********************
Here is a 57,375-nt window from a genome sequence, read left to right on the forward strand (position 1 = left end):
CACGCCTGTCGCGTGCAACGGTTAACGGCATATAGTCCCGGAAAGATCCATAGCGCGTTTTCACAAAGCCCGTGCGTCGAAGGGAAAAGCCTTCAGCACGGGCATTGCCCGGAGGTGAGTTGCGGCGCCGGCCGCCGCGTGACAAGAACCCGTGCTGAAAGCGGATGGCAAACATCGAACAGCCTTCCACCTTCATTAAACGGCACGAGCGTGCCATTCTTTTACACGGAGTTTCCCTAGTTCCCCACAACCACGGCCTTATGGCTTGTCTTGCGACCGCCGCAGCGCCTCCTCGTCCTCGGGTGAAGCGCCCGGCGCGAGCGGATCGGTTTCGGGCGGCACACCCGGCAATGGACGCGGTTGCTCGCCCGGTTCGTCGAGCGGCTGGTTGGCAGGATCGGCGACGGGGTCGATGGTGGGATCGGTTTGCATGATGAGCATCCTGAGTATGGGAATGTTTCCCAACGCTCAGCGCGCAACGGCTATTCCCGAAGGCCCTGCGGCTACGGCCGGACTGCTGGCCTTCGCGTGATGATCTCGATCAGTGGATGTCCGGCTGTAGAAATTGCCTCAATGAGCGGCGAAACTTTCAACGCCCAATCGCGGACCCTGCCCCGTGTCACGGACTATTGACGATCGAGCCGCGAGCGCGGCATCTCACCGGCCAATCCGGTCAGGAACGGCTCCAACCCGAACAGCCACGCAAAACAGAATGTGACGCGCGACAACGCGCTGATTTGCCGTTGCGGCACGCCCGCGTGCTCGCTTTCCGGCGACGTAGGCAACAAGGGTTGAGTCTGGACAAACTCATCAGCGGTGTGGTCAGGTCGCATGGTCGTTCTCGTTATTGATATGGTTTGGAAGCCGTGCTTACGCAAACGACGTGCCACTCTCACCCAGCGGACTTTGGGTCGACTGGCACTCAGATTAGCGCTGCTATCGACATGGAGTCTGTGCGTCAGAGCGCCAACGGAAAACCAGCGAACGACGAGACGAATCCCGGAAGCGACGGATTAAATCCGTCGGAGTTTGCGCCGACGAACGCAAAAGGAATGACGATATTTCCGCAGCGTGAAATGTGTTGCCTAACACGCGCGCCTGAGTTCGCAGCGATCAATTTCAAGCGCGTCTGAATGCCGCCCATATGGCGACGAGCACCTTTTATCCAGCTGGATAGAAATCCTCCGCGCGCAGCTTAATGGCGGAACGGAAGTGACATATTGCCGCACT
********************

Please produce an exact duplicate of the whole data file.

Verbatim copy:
Here is a 57,375-nt window from a genome sequence, read left to right on the forward strand (position 1 = left end):
CACGCCTGTCGCGTGCAACGGTTAACGGCATATAGTCCCGGAAAGATCCATAGCGCGTTTTCACAAAGCCCGTGCGTCGAAGGGAAAAGCCTTCAGCACGGGCATTGCCCGGAGGTGAGTTGCGGCGCCGGCCGCCGCGTGACAAGAACCCGTGCTGAAAGCGGATGGCAAACATCGAACAGCCTTCCACCTTCATTAAACGGCACGAGCGTGCCATTCTTTTACACGGAGTTTCCCTAGTTCCCCACAACCACGGCCTTATGGCTTGTCTTGCGACCGCCGCAGCGCCTCCTCGTCCTCGGGTGAAGCGCCCGGCGCGAGCGGATCGGTTTCGGGCGGCACACCCGGCAATGGACGCGGTTGCTCGCCCGGTTCGTCGAGCGGCTGGTTGGCAGGATCGGCGACGGGGTCGATGGTGGGATCGGTTTGCATGATGAGCATCCTGAGTATGGGAATGTTTCCCAACGCTCAGCGCGCAACGGCTATTCCCGAAGGCCCTGCGGCTACGGCCGGACTGCTGGCCTTCGCGTGATGATCTCGATCAGTGGATGTCCGGCTGTAGAAATTGCCTCAATGAGCGGCGAAACTTTCAACGCCCAATCGCGGACCCTGCCCCGTGTCACGGACTATTGACGATCGAGCCGCGAGCGCGGCATCTCACCGGCCAATCCGGTCAGGAACGGCTCCAACCCGAACAGCCACGCAAAACAGAATGTGACGCGCGACAACGCGCTGATTTGCCGTTGCGGCACGCCCGCGTGCTCGCTTTCCGGCGACGTAGGCAACAAGGGTTGAGTCTGGACAAACTCATCAGCGGTGTGGTCAGGTCGCATGGTCGTTCTCGTTATTGATATGGTTTGGAAGCCGTGCTTACGCAAACGACGTGCCACTCTCACCCAGCGGACTTTGGGTCGACTGGCACTCAGATTAGCGCTGCTATCGACATGGAGTCTGTGCGTCAGAGCGCCAACGGAAAACCAGCGAACGACGAGACGAATCCCGGAAGCGACGGATTAAATCCGTCGGAGTTTGCGCCGACGAACGCAAAAGGAATGACGATATTTCCGCAGCGTGAAATGTGTTGCCTAACACGCGCGCCTGAGTTCGCAGCGATCAATTTCAAGCGCGTCTGAATGCCGCCCATATGGCGACGAGCACCTTTTATCCAGCTGGATAGAAATCCTCCGCGCGCAGCTTAATGGCGGAACGGAAGTGACATATTGCCGCACT